It wasn’t only Vasilyev’s first time on set. The twins in Vasilyev’s series, noticeable for their matching furry costumes, are first-time actors — a common occurrence for a region without a film school. The photo was taken on the set of The Old Beyberikeen, an artful production about the mythological creatures said to roam the harsh landscapes of Yakutia. “Semyon and Stepan Stepanov starred as dulgancha who live in swamps of Yakutia. Originally from Aldan, a few hundred kilometres south of Yakutsk, the twins and their family had taken a long journey just to make it to the casting.” The film is based around a fairytale read by every child in Yakutia, a classic tale of good and evil. The costumes, however, were made in adoration of a certain blockbuster space saga. “Yakutians are very fond of Hollywood, so it’s possible that the costume designers, intentionally or not, had based these creatures on ewoks. Nobody has a reference point for what a dulgancha looks like, but you would recognise an ewok no matter where you were from in the world.”

More often than not, Yakutian cinema draws on local legends, literature, and real life stories. It’s not about just making movies, says Vasilyev. “Filmmakers want to make an indelible mark on Yakutia’s culture.” He took the opportunity to go behind the scenes of all major productions throughout 2019. Among these was Hurried (dir. by Roman Dorofeev), a comedy based on a play of the same name by N.D. Neustroeva, heralded as one of the classics of Yakutian literature. Cursed Land, on the other hand, was a sequel to a 1996 Yakut horror film that accrued cult status after its release. The man behind the film, Stepan Burnashev, is prolific in the Yakutian scene. That same year, he completed shooting for Black Snow, a drama about a trucker who sells fake vodka at exorbitant prices and swindles his neighbours. He later comes to a turning point in his life after getting into trouble while driving in the deserted taiga. “Yakutian film is one big family,” says Vasilyev. “Everybody has known each other for a long time: they work together, hang together, drink together, fight, hook up.”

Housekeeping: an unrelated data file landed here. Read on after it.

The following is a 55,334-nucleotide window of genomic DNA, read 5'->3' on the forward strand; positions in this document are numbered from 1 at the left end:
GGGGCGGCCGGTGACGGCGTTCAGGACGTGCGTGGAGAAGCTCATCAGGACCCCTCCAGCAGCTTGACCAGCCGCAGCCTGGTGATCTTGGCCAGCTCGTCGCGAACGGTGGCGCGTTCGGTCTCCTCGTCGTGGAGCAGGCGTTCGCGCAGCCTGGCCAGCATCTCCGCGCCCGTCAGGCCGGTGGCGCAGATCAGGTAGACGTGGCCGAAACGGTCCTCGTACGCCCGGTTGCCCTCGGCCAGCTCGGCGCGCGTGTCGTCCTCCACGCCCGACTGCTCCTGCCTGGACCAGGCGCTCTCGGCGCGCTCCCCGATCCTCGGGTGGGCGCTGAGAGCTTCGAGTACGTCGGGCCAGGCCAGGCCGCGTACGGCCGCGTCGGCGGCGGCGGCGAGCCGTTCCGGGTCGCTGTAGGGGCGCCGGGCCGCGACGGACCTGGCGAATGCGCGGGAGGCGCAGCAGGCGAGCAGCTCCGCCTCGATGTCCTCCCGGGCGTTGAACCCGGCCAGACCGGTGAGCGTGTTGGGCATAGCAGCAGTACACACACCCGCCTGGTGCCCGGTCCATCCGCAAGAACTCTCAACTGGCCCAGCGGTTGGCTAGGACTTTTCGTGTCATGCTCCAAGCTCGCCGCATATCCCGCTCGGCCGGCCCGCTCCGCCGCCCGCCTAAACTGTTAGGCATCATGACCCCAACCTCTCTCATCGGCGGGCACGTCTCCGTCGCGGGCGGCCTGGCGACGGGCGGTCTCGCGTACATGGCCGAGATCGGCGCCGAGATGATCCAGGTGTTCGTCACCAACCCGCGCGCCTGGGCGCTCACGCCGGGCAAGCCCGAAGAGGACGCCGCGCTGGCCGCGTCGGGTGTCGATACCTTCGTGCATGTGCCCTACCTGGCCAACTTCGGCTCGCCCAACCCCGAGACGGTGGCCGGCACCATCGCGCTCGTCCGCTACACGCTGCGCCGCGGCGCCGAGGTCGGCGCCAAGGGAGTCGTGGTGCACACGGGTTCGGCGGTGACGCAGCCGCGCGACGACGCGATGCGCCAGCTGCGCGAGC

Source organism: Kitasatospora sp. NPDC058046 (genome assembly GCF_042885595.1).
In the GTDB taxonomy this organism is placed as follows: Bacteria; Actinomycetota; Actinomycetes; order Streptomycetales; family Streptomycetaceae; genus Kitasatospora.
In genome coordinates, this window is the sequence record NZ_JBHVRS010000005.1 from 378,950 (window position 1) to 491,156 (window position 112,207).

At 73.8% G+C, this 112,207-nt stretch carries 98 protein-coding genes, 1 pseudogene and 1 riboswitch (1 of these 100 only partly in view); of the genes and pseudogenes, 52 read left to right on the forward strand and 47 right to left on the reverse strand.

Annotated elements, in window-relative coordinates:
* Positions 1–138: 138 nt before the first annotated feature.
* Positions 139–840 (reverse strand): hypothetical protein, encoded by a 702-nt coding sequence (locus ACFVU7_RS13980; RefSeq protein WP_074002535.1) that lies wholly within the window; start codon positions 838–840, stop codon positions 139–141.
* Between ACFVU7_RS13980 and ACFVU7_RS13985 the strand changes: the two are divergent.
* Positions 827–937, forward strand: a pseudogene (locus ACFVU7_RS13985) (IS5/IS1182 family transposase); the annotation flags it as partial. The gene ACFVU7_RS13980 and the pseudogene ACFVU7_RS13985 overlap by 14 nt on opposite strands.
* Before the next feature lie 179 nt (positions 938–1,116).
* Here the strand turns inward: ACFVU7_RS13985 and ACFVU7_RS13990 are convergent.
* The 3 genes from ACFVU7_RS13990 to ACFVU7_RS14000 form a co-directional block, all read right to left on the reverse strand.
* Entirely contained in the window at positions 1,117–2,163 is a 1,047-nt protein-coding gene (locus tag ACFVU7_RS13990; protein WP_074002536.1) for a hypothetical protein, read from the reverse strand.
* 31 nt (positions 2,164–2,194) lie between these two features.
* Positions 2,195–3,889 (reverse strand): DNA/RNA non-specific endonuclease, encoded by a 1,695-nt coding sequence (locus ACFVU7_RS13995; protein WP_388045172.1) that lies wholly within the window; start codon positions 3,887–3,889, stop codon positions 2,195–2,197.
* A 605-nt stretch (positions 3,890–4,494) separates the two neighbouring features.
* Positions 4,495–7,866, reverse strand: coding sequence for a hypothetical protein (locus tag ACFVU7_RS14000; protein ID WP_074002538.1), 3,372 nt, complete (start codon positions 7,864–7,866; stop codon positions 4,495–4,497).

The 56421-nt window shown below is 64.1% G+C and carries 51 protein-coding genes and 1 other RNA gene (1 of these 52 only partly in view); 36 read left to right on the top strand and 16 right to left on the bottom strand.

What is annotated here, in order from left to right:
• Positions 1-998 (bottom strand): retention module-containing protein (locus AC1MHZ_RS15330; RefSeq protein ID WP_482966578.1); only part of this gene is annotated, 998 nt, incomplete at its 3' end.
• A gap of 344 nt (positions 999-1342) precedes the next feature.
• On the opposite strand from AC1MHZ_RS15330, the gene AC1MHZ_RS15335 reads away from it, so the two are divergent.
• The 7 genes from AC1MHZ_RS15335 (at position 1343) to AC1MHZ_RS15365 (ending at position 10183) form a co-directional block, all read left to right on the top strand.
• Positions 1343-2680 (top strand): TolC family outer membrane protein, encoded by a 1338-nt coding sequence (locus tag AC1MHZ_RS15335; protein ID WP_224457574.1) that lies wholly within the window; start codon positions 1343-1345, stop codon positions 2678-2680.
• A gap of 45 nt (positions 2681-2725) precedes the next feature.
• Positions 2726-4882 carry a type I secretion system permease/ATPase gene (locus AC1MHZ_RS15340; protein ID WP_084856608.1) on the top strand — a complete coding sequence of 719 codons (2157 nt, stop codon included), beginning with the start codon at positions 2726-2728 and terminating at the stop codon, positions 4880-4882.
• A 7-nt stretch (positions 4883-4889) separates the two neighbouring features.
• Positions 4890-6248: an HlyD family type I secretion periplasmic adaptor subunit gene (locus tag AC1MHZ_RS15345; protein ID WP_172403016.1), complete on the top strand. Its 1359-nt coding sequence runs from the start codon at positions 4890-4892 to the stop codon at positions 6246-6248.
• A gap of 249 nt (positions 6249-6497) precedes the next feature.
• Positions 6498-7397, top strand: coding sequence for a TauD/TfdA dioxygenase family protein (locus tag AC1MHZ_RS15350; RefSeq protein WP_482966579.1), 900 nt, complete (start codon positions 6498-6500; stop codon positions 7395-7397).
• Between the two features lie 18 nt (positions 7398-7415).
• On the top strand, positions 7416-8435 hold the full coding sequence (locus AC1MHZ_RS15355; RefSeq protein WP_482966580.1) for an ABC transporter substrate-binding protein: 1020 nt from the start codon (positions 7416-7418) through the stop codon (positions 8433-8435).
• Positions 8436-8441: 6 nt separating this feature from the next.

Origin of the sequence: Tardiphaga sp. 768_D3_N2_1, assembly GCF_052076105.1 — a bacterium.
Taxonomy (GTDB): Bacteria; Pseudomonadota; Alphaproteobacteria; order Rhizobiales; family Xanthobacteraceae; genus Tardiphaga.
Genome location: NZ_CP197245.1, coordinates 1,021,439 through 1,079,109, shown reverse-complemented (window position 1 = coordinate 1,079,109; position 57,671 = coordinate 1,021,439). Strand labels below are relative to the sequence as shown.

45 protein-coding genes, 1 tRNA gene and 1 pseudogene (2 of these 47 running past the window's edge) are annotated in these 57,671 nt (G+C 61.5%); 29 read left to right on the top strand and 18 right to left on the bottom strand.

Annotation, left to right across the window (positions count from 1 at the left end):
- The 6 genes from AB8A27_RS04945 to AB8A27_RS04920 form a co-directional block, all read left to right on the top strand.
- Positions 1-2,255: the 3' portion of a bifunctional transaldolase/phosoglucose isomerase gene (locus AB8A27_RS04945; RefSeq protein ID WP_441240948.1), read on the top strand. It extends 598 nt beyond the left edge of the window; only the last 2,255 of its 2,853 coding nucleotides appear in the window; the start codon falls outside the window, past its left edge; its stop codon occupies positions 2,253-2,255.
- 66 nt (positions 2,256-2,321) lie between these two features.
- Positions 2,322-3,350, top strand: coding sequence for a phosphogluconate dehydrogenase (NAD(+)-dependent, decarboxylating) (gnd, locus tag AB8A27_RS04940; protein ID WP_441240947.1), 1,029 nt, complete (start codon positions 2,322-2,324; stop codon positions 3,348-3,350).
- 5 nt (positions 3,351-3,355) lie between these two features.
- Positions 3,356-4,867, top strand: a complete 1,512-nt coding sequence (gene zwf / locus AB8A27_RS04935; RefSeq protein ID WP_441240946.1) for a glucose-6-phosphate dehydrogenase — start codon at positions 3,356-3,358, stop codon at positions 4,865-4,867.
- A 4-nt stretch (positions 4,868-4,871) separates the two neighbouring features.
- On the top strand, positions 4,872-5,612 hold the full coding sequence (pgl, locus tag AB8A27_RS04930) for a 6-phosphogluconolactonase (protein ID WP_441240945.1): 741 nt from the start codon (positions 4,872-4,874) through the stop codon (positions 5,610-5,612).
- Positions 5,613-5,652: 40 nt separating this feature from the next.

Compared to his usual way of working, he calls film a laborious process. “Photography is simpler. You don’t depend on anyone. You are on your own. You are your own director, screenwriter, producer. That is what I like about photography.” In his own work, Vasilyev’s recurring subjects are everyday people: sometimes he strikes up a conversation which results in an immaculately posed portrait, other times he captures subjects unawares. In many ways, Sakhawood is not just a documentary project about the ins and outs of a remote film industry. It explores the ways that Yakuts represent themselves to the world. “I’m continuing to share the cultures and beliefs of my region.”

Writing in The Calvert Journal in 2018, Vasilyev talks about the prospect of being a documentary photographer as something of a distant dream. But over the past three years, he has grown considerably in confidence. The most rewarding part of working on assignments, he says, is being trusted by professionals across the world. Besides, Vasilyev doesn’t just represent his region. He represents all Russian photographers working on the country’s peripheries. Earlier this year, he was mentioned by fellow photographer Dmitry Markov in a video interview on Russian blogger Yuri Dud’s influential YouTube channel. Though Markov is based in Pskov, more than 5000 kilometres from Yakutsk, they are peers in their craft — both have found success showing daily life beyond Moscow and St Petersburg and showing the true diversity of Russia. “I’ve been friends with Dima for a few years, but we first met in person last year in Kaliningrad, where he was running a photography workshop. He’s one of the people who’s helped me really progress with my photography. This wasn’t the first time he’s given me a mention on his social media, and this is something I’m grateful for. There was so much hype when that interview came out, especially among people in my hometown.” For artists scattered across a vast country, their mutual support is admirable, but it reveals something of the power of community in creativity: even when each person has different stories to tell.